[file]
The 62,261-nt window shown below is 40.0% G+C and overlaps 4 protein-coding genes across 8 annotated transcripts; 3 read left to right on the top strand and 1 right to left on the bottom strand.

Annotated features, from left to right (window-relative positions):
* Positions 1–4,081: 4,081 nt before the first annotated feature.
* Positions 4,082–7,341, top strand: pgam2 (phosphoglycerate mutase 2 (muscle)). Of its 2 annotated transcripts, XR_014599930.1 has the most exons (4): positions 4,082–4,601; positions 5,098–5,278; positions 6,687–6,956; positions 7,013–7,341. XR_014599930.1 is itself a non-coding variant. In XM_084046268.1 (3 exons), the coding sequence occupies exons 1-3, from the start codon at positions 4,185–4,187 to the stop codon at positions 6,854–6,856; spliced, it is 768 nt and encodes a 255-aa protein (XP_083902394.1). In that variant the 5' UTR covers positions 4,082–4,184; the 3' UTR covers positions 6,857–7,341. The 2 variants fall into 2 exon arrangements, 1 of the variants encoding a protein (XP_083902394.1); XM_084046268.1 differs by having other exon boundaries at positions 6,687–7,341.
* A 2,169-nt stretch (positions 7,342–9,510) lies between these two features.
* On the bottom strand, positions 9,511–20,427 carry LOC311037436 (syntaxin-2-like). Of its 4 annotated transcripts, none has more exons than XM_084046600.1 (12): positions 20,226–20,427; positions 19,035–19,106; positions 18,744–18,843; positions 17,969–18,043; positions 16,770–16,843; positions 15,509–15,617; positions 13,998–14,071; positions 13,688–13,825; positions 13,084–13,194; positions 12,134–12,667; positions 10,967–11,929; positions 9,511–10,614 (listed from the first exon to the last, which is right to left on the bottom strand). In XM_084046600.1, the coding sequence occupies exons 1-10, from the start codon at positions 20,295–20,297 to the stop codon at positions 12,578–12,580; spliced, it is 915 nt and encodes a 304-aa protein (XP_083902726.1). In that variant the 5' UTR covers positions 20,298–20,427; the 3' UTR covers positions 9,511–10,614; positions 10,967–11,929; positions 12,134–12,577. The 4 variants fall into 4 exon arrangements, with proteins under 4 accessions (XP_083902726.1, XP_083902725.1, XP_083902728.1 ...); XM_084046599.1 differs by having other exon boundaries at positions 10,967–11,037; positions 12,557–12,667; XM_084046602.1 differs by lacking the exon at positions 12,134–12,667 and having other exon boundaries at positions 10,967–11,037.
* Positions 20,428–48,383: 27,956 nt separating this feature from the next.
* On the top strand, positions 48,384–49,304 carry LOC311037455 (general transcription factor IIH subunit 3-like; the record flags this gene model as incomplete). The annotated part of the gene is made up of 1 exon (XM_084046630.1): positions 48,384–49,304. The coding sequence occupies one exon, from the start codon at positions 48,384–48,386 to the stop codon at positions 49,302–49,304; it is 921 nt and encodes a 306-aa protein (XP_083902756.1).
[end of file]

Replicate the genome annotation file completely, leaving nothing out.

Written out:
The 62,261-nt window shown below is 40.0% G+C and overlaps 4 protein-coding genes across 8 annotated transcripts; 3 read left to right on the top strand and 1 right to left on the bottom strand.

Annotated features, from left to right (window-relative positions):
* Positions 1–4,081: 4,081 nt before the first annotated feature.
* Positions 4,082–7,341, top strand: pgam2 (phosphoglycerate mutase 2 (muscle)). Of its 2 annotated transcripts, XR_014599930.1 has the most exons (4): positions 4,082–4,601; positions 5,098–5,278; positions 6,687–6,956; positions 7,013–7,341. XR_014599930.1 is itself a non-coding variant. In XM_084046268.1 (3 exons), the coding sequence occupies exons 1-3, from the start codon at positions 4,185–4,187 to the stop codon at positions 6,854–6,856; spliced, it is 768 nt and encodes a 255-aa protein (XP_083902394.1). In that variant the 5' UTR covers positions 4,082–4,184; the 3' UTR covers positions 6,857–7,341. The 2 variants fall into 2 exon arrangements, 1 of the variants encoding a protein (XP_083902394.1); XM_084046268.1 differs by having other exon boundaries at positions 6,687–7,341.
* A 2,169-nt stretch (positions 7,342–9,510) lies between these two features.
* On the bottom strand, positions 9,511–20,427 carry LOC311037436 (syntaxin-2-like). Of its 4 annotated transcripts, none has more exons than XM_084046600.1 (12): positions 20,226–20,427; positions 19,035–19,106; positions 18,744–18,843; positions 17,969–18,043; positions 16,770–16,843; positions 15,509–15,617; positions 13,998–14,071; positions 13,688–13,825; positions 13,084–13,194; positions 12,134–12,667; positions 10,967–11,929; positions 9,511–10,614 (listed from the first exon to the last, which is right to left on the bottom strand). In XM_084046600.1, the coding sequence occupies exons 1-10, from the start codon at positions 20,295–20,297 to the stop codon at positions 12,578–12,580; spliced, it is 915 nt and encodes a 304-aa protein (XP_083902726.1). In that variant the 5' UTR covers positions 20,298–20,427; the 3' UTR covers positions 9,511–10,614; positions 10,967–11,929; positions 12,134–12,577. The 4 variants fall into 4 exon arrangements, with proteins under 4 accessions (XP_083902726.1, XP_083902725.1, XP_083902728.1 ...); XM_084046599.1 differs by having other exon boundaries at positions 10,967–11,037; positions 12,557–12,667; XM_084046602.1 differs by lacking the exon at positions 12,134–12,667 and having other exon boundaries at positions 10,967–11,037.
* Positions 20,428–48,383: 27,956 nt separating this feature from the next.
* On the top strand, positions 48,384–49,304 carry LOC311037455 (general transcription factor IIH subunit 3-like; the record flags this gene model as incomplete). The annotated part of the gene is made up of 1 exon (XM_084046630.1): positions 48,384–49,304. The coding sequence occupies one exon, from the start codon at positions 48,384–48,386 to the stop codon at positions 49,302–49,304; it is 921 nt and encodes a 306-aa protein (XP_083902756.1).